This micro-district of Old Tbilisi, along with Abanotubani, is part of the original Old Tbilisi. This micro-district clings to the Sololaki Ridge, with Kartlis Deda and Nariqala Fortress looming overhead. This area is a maze of narrow, steep, cobblestone alleys that wrap from behind Nariqala towards Lado Asatiani Street. Some streets here, most notably Bethlehem Rise, are actually tight staircases that ascend the ridge with the buildings’ front doors only being small landings.The area was also home to much of Tbilisi’s Armenian population, with the Upper Bethlehem Church and the Church of St. George once having been Armenian churches and St. George Armenian Church still remaining Tbilisi’s primary Armenian Orthodox church.
Upper Bethlehem Church and Church of St. George
Both churches are built on a steep ridge overlooking Old Tbilisi and sit under the Kartlis Deda statue. Lower Bethlehem Church was built during the 18th Century CE as an Armenian Orthodox church, but for Georgians it remains a sacred site since the structure was built by both Georgians and Armenians alike and consecrated by Georgian King Givi Amilakhvari. The Church of St. George was originally the site of a Georgian Orthodox church, but the current structure was built as an Armenian Orthodox church. Both churches were re-consecrated as Georgian Orthodox churches following the fall of the Soviet Union.
Literally named the “Bath District,” Abanotubani is the oldest area of Tbilisi. The city takes its name from the Georgian old Georgian word ტბილი t’pili (now თბილი tbili) meaning “warm” due to the warm sulphur springs located in the area. Running from the Botanical Gardens above and behind Abanotubani is a small creek. The creek crashes into the district at a small waterfall located at the back of the district, under and behind the Nariqala Fortress. The pathways along the creek have been recently constructed and the creekbed restored to its natural state. The buildings that cling to the ridge between the creek and Nariqala Fortress are what remain of the original ტფილისი T’pilisi. Located in this area is the Central Mosque, the Tbilisi Botanical Garden, and numerous sulphur baths which have rooms that can be rented for small and large groups along with public bath halls.
St. George Armenian Orthodox Church/Surpgevorki
The church is located behind Gorgasali Square on the road leading to Nariqala Fortress. In 1251, a church was built on the existing church’s location, which was within the castle district of Old Tbilisi, by Armenians living in Tbilisi. In 1616, the church was given to the Persian garrisons by Shah Abbas. King Erekle II returned the church back to the Armenians in 1748, but it was subsequently burnt down by the Persians in 1795 after they invaded Georgia. Located at the front of the church is the tomb of the well-known Armenian poet, Sayat-Nova (né Harutyun Sayatyan), who died during the Persian invasion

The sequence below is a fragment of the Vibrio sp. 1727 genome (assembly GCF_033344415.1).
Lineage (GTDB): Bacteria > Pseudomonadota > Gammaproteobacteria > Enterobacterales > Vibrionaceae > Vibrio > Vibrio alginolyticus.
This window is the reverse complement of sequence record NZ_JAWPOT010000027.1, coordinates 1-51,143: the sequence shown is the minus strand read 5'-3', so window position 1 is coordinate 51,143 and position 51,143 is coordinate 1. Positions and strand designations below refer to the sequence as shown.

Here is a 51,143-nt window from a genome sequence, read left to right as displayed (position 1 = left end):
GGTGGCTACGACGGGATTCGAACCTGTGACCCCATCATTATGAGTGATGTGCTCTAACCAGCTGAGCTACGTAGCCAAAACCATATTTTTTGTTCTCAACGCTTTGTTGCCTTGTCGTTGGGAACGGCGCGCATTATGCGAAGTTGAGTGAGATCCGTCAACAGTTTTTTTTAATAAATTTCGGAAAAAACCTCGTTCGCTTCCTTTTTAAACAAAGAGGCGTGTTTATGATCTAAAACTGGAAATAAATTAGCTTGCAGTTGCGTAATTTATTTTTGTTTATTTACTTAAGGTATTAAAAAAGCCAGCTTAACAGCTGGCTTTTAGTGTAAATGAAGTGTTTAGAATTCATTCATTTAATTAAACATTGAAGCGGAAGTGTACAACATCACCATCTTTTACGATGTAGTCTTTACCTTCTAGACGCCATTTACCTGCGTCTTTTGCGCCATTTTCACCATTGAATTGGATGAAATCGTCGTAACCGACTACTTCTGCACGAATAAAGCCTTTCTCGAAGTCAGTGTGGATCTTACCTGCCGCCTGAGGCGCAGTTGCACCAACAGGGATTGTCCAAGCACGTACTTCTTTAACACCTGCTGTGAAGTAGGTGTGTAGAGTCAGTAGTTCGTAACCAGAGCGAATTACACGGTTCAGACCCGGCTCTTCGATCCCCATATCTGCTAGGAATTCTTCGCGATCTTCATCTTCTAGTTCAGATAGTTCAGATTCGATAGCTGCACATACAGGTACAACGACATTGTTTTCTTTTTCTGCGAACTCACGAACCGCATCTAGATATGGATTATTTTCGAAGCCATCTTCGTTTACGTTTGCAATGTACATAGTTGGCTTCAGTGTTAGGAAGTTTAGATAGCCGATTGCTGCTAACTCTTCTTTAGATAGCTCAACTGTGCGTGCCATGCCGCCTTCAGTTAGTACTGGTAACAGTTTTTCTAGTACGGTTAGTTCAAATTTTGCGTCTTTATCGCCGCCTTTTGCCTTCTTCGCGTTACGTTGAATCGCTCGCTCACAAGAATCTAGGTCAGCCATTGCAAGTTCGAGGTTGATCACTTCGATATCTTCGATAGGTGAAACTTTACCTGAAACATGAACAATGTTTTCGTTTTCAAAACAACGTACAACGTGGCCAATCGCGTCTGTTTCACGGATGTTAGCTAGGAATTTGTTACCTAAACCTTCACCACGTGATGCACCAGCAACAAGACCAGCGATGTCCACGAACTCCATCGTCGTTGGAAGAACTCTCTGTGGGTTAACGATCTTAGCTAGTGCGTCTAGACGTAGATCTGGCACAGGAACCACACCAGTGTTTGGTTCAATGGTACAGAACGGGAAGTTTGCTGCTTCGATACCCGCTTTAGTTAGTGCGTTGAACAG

Nariqala Fortress sits atop a ridge where the Mtkvari River does a sharp turn. This allows excellent panorama views of Tbilisi from the fortress. The oldest portions of the current fortress date back to Mongol rule of Georgia. The citadel was one of numerous fortifications that once protected Tbilisi from invasion. The fortress was destroyed, rebuilt, and reconstructed numerous times by each successive empire which ruled Tbilisi and Georgia. Nariqala has two underground exits, one which leads to the Mtkvari River and one which leads towards the creek that runs behind the ridge on which the fortress sits. The church in Nariqala was built by Vakhushti Batonishvili in 1735 CE. Between 2016 and 2017, the ruins of Nariqala were reconstructed by the Tbilisi City Hall.
Kartlis Deda (Mother Georgia) Statue
Like Russia, Ukraine, and Armenia, Georgia also has a “Mother” statue, which was built by the Soviet Union. Kartlis Deda is located on the Sololaki Ridge, a short walk away from Nariqala Fortress, and overlooks most of Tbilisi. She was built during the Soviet-era in 1958. The statue was designed by Elguja Amashukeli, stands at a height of 20 meters, and was built to commemorate Tbilisi’s 1500th year of inhabitation. The statue has a bowl in one hand, representing Georgians’ renowned hospitality and welcoming personality, and a sword in the other hand to show their loyalty to defending their country and traditions. Kartlis Deda can be reached from Nariqala Fortress or from Bethlehem Rise, which is a stairway/street that begins on Lado Asatiani Street and goes to the Upper Bethlehem Church.
Tbilisi Botanical Garden
The National Botanical Garden of Georgia is located in a valley between the Sololaki Ridge, where Nariqala Fortress sits, and the Teleti Ridge, which is a large mountain ridge in the southern end of Tbilisi. There were originally three gardens in Tbilisi that belonged to various kings and nobility. On 01 May, 1845, the Viceroy of the Caucasus, Mikheil Vorontsov, decided that the garden which was then known as the “Fortress” garden would become the “Tbilisi Botanical Garden.” In 2012, the Botanical Garden was given the status of the national botanical garden. The garden carries out the conservation of rare and endangered flora found throughout Georgia, housing around 3,500 different species of plants, including both natural vegetation and man-made gardens. Running through the middle of the garden is the Tsavkisistskali River. Within the garden itself is a tall waterfall with an arched pedestrian bridge over it, offering visitors amazing aerial views of both the waterfall and the gardens itself. The river then has a second waterfall near the main gate of the Botanical Garden, where it falls into the Abanotubani district below. Added in 2017, a zip line runs from Nariqala Fortress to the central area of the garden.